The Four Computer Dreads – Part 4: Ransomware & Scams

computer virus guyRansomware is a form of malicious software (or malware) that, once it’s taken over your computer, threatens you with harm, usually by denying you access to your data. The attacker demands a ransom from the victim, promising — not always truthfully — to restore access to the data upon payment.

Ransomware attacks are typically carried out using a Trojan that is disguised as a legitimate file. The user is tricked into downloading or opening that when it arrives as an email attachment. However, one high-profile example, the “WannaCry worm”, traveled automatically between computers without user interaction.

Even though its mostly government agencies and businesses that are targeted, the single best thing you can do to mitigate this kind of disaster is to have at least one very regular backup of your computer. If this ever happens to you, DO NOT PAY THE RANSOM. More often than not, the untraceable payments they demand do not result in you getting your data back. Here is one example of the warning screen:

ransomware screenshot

If you ever have a screen like this, you can always check at the ransomware project to see if they have a solution for you.

Screen Warning Scams

As of this writing, these scams are VERY active. I’ve received calls from 2 separate clients who have just had this experience. The way it works is you receive an email, or you are on a website that offers an enticing and interesting link. You click on the link in the email or on the site, and the next thing you know, you’re seeing a screen like this:

Fake screen warning

This may be accompanied by a very loud beeping noise, or a human voice saying something like, “Warning! Warning! Your computer is infected. Call Apple Tech Support at this number NOW!”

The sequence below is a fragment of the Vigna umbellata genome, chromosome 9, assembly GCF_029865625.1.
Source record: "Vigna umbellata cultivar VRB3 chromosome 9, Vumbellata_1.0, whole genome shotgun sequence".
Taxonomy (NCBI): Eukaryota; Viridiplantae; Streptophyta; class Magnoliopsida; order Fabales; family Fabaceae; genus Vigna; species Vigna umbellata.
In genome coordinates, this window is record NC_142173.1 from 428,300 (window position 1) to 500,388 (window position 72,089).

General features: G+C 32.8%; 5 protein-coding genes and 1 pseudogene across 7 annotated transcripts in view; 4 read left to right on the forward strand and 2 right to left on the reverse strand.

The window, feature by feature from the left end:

These fake warnings always have a sense of great urgency in them. And even though they say things like “Apple Tech Support” by the phone number, nothing could be further from the truth. Once they get you on the phone, they will convince you of your “problem,” encourage you to allow them to control your screen to fix the “problem,” and then tell you that there is a charge for them to do the “fixing”.

What if it seem legitimate?

Scammers work very hard to make their product seem real and urgent. But know this – Apple, Microsoft, Google, etc., will NEVER send you a message that your computer is having problems. Nor will they call you to say the same thing. Nor will they try to convince you to give them money to make it better.

The people who create these programs are very clever. They write them in such a way that even if you quit your browser, when you open it the next time, the same bogus warning will be on your screen, preventing you from using your browser in any normal way.

Comparitech has created a website the updates weekly and pinpoints the locations of each ransomware attack in the US from 2018 to present day, viewable here.

If this happens to you, please call us and we can fix this for you over the phone in minutes.

You can read more about the related and so-called AppleCare Tech Support phone call scam from a previous post.

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Helpful Links

MacUpdate – The place to find software updates for any Mac app.

Places to buy a used or refurbished Mac:

Apple Support – To check if your device is covered under AppleCare, check here.

For a comprehensive listing of Apple links, check here.

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